Patients and Practitioners Benefit from Timely, Accurate, and Relevant Information: Patients and physicians need timely, accurate, and relevant information about the benefits and risks of a drug or biologic so they can make well-informed choices about therapy.  FDA’s assessment and  communication of emerging information regarding a treatment’s benefits and risks, both before and after approval, provides a needed integrated system of medical product evaluation.  Safety information collection, communication, and regulatory action should be informed by the best available scientific data and expert advice.

Safety Systems Should Support and Reflect Innovation: The most beneficial policies and actions with respect to drug safety are those that continue to enhance patient health and that promote innovation and the development of novel medicines.  Biotechnology companies are on the leading edge of scientific advances in biomedical science and bioinformatics.  The public and private sector should work collaboratively to harness and use these advancements to enhance, optimize, and modernize the system of drug and biologic safety evaluation.

BIO believes the negotiated PDUFA IV reauthorization proposals are fully consistent with these principles and should be implemented.  Additionally, these principles would support the establishment of a private-public partnership to conduct routine, active surveillance through the use of population-based medical databases.  Such a system could identify safety signals and analyze the findings, so meaningful information can be communicated to the public to support individual medical decisions.  In addition, based on the information gleaned from such a 21st Century active surveillance program, FDA can determine what, if any, additional risk mitigation steps might be appropriate.  Certain other drug safety proposals, such as a separate office of drug safety, conditional product licensure, one-size-fits-all risk management strategies for all drugs, or restrictions on a physician’s ability to prescribe an appropriate treatment to a patient, would not be in accordance with these principles.

Modernized Approaches to Post-Market Surveillance:

PDUFA III provided FDA with $71 million to ensure efficient risk management after a product was approved, and the PDUFA IV recommendations would build on that commitment.  The PDUFA IV post-market safety enhancements would provide FDA with nearly $150 million over five years to establish a foundation of epidemiological expertise, IT infrastructure, and programmatic skill sets necessary for an up-to-date postmarket surveillance system based on 21st century advances in science and health information technology.  With this funding, FDA would be able to further its public health mission while continuing to enable access to safe and effective medical products. Along with modernizations to current adverse event collection systems, FDA would have the capacity to utilize large medical datasets to mine for potential safety signals actively and to subsequently facilitate the testing of those signals.  With this capacity, FDA would be better equipped to identify adverse events that might not be evident in clinical trials.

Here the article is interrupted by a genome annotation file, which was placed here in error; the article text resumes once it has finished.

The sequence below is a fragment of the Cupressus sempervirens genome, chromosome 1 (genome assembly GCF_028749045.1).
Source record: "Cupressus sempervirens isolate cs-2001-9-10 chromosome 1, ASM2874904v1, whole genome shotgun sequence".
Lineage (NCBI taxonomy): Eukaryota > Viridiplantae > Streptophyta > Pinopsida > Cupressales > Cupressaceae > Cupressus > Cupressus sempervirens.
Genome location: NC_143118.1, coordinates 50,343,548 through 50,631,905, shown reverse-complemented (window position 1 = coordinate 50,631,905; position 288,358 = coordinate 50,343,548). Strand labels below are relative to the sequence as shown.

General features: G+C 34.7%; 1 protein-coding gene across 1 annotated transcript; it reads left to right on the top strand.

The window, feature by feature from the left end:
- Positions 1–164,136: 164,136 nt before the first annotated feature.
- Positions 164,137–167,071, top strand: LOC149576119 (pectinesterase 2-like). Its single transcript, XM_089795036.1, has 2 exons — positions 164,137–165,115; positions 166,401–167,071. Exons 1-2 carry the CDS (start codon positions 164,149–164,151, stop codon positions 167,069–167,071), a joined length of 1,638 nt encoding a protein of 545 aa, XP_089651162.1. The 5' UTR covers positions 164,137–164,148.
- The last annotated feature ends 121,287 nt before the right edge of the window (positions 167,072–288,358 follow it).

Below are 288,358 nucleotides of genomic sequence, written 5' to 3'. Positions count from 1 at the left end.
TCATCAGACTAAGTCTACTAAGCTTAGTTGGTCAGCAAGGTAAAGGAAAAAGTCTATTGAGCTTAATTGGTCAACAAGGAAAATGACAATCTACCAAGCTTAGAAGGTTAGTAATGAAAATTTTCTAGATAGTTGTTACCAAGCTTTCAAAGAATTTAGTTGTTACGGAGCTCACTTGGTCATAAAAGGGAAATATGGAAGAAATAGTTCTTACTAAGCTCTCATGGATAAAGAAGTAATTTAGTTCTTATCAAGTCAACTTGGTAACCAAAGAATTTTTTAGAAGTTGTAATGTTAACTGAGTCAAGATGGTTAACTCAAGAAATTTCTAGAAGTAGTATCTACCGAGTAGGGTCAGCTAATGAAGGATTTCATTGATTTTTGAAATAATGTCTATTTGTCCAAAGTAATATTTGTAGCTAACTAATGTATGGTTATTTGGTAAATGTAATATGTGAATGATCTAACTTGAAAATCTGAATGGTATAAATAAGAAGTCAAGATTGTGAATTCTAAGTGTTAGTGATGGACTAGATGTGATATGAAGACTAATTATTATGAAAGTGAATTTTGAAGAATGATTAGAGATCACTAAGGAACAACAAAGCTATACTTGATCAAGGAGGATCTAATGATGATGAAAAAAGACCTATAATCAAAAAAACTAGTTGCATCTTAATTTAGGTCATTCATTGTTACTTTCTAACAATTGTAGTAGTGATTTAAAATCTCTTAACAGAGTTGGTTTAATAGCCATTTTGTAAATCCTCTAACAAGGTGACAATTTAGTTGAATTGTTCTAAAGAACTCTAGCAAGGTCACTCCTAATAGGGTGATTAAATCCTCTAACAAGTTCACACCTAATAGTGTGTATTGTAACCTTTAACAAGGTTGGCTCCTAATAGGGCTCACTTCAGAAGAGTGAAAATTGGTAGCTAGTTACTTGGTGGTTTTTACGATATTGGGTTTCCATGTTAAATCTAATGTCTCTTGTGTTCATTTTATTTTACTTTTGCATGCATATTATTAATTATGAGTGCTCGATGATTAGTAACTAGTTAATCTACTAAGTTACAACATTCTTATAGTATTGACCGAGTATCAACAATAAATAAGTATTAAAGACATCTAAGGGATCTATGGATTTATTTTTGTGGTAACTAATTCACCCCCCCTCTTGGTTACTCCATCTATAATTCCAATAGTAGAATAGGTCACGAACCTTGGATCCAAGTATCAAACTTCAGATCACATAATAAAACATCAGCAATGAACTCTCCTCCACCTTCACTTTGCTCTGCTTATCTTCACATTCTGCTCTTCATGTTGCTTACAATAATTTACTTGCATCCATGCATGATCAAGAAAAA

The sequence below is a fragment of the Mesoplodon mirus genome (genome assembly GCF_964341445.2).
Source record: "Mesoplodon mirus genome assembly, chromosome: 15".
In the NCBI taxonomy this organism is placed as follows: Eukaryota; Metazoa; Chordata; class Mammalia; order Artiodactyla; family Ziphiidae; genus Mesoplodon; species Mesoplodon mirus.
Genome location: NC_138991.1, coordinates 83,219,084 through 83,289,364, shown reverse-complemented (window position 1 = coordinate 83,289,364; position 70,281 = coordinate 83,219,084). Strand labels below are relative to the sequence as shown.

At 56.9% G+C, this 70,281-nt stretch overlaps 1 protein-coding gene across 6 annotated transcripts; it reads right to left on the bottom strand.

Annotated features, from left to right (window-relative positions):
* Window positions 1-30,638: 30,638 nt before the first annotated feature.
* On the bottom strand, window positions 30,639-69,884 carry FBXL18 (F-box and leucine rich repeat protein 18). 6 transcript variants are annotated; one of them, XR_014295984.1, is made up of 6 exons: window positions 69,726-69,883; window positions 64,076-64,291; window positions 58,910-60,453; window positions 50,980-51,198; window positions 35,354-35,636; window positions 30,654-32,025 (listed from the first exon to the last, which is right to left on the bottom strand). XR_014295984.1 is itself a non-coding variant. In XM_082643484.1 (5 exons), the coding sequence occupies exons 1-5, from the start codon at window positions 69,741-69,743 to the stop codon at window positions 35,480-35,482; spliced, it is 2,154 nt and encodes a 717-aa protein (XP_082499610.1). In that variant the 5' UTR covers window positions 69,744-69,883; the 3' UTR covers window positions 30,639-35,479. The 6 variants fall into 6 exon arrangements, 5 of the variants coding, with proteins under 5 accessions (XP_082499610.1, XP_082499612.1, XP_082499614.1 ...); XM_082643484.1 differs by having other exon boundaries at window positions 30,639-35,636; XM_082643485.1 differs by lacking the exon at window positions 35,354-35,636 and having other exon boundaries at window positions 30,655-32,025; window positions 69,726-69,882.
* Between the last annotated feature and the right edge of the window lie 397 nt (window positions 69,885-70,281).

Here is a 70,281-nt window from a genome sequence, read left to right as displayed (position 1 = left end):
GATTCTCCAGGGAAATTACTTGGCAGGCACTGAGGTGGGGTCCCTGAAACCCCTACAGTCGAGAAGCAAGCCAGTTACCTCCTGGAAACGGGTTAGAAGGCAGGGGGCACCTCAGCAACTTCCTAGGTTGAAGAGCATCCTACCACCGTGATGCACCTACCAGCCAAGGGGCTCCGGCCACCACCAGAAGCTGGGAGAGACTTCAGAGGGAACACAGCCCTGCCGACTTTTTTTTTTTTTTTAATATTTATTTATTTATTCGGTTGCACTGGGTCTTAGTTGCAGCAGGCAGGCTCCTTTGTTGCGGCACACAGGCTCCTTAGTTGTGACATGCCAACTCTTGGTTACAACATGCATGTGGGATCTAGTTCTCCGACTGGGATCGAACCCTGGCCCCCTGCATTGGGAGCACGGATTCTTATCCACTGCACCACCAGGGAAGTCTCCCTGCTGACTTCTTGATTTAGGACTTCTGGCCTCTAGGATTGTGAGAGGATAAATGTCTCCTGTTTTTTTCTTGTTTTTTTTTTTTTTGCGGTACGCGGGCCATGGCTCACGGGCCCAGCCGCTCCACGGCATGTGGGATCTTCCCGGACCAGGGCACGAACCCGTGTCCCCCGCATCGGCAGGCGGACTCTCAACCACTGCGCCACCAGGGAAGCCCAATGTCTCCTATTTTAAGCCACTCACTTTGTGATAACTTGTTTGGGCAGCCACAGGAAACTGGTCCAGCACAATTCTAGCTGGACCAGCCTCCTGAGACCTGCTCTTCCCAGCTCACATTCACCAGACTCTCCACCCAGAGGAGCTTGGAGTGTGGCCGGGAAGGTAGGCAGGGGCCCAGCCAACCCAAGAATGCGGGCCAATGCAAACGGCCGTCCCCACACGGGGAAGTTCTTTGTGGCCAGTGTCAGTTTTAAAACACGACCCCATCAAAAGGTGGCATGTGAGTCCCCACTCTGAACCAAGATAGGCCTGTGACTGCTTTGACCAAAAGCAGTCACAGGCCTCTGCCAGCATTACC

Based on these recommendations, FDA would establish its vision for a 21st century drug safety system based on a five-year plan developed with the input of the public, academia, and industry experts.  FDA would establish best scientific practices for conducting analyses of medical data sets, validate post-market risk management and minimization plans to identify the most successful strategies and disseminate information about such strategies, and study how to maximize the value of adverse event reporting and analysis during a product’s marketed life. 

Expediting Drug Development:

Additionally, these PDUFA proposals would provide FDA with the resources necessary to draw on recent advances in genomics and biomedical science to develop information to help improve drug development through earlier ability to predict risks and develop appropriate ways to manage them.   For example, FDA would release several guidances to expedite drug development.  These guidances would outline the agency’s latest thinking on how to predict certain toxicities more accurately and how to enhance the quality of the information developed through clinical trials.  FDA and stakeholders would work together to develop tools necessary to further work in personalized medicine, such as new validated safety and efficacy biomarkers and new ways to measure variation in patient response.

Improved Procedures to Ensure Timely and Valuable Pre-Market Reviews:

FDA also would improve the processes for developing clear and concise product labels and scientifically appropriate post-market commitments.  Often, discussions of product labeling and phase IV trials occur near the end of the review period with limited time for meaningful dialogue and few standardized procedures.  The PDUFA IV recommendations include that FDA would plan for adequate time in the review process for these critical discussions, usually 30 days before the user fee date.  Allotting this time for meaningful discussion will lead to enhanced safety information emerging from postmarket trials and clearer label information for patients and physicians.